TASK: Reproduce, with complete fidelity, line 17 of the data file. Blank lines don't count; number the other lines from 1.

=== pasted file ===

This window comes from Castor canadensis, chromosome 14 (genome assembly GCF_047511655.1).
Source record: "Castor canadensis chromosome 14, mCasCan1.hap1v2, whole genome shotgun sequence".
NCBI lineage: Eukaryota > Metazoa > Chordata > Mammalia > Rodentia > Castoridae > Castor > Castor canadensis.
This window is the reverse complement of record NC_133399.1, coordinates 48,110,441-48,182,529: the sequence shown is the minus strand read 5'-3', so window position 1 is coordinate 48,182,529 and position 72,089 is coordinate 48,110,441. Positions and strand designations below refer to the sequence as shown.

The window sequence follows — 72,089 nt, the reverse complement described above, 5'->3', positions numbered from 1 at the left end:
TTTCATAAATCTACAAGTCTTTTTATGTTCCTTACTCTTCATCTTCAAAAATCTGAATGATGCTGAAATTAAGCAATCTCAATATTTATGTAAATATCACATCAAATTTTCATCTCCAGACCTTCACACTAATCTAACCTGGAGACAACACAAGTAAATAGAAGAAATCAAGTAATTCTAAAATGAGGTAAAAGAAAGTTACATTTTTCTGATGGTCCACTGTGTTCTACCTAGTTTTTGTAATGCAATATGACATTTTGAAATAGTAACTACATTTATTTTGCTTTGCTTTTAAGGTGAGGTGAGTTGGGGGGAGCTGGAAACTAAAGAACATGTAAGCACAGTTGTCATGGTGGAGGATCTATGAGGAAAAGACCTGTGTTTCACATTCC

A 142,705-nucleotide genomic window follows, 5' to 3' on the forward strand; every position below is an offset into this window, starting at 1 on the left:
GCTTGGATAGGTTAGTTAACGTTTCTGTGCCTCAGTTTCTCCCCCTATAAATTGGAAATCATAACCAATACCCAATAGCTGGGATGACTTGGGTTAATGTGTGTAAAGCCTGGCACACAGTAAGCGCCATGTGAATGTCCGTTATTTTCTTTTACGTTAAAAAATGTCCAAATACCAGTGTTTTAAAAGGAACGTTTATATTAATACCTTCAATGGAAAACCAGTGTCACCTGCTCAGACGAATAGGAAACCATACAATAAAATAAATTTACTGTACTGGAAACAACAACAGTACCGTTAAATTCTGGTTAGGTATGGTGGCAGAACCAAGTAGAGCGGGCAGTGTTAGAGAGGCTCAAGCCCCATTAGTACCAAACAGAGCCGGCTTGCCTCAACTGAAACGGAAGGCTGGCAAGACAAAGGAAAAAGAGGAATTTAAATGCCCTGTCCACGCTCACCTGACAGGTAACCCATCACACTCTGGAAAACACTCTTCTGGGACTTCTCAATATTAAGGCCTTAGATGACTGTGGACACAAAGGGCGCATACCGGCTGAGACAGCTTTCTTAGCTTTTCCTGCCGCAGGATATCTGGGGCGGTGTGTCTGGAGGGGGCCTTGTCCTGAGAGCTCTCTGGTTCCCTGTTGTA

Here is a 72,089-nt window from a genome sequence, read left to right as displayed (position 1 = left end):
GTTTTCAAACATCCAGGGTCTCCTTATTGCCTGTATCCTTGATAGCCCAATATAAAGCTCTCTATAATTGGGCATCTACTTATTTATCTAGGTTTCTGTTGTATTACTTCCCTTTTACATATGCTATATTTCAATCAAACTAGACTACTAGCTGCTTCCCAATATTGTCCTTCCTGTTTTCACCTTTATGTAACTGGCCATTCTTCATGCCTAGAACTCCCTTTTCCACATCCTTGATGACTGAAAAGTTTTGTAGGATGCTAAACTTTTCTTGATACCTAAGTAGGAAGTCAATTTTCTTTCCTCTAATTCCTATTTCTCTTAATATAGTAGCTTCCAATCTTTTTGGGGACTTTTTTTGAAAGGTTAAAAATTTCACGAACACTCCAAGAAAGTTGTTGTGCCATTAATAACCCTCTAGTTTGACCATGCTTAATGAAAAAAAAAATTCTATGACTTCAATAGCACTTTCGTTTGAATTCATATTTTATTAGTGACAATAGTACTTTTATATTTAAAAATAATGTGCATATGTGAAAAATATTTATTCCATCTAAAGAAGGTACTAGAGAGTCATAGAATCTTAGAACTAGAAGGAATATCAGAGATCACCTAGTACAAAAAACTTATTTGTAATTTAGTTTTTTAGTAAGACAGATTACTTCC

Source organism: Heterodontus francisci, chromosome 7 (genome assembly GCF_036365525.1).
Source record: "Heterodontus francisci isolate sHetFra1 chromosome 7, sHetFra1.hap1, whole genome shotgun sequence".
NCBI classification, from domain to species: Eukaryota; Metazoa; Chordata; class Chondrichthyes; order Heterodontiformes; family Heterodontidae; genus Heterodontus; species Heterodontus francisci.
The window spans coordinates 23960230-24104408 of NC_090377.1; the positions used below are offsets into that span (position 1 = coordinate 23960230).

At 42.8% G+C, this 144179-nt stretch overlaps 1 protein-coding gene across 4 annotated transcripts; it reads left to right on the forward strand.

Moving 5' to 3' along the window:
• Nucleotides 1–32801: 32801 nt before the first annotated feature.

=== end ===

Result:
• Nucleotides 1–32801: 32801 nt before the first annotated feature.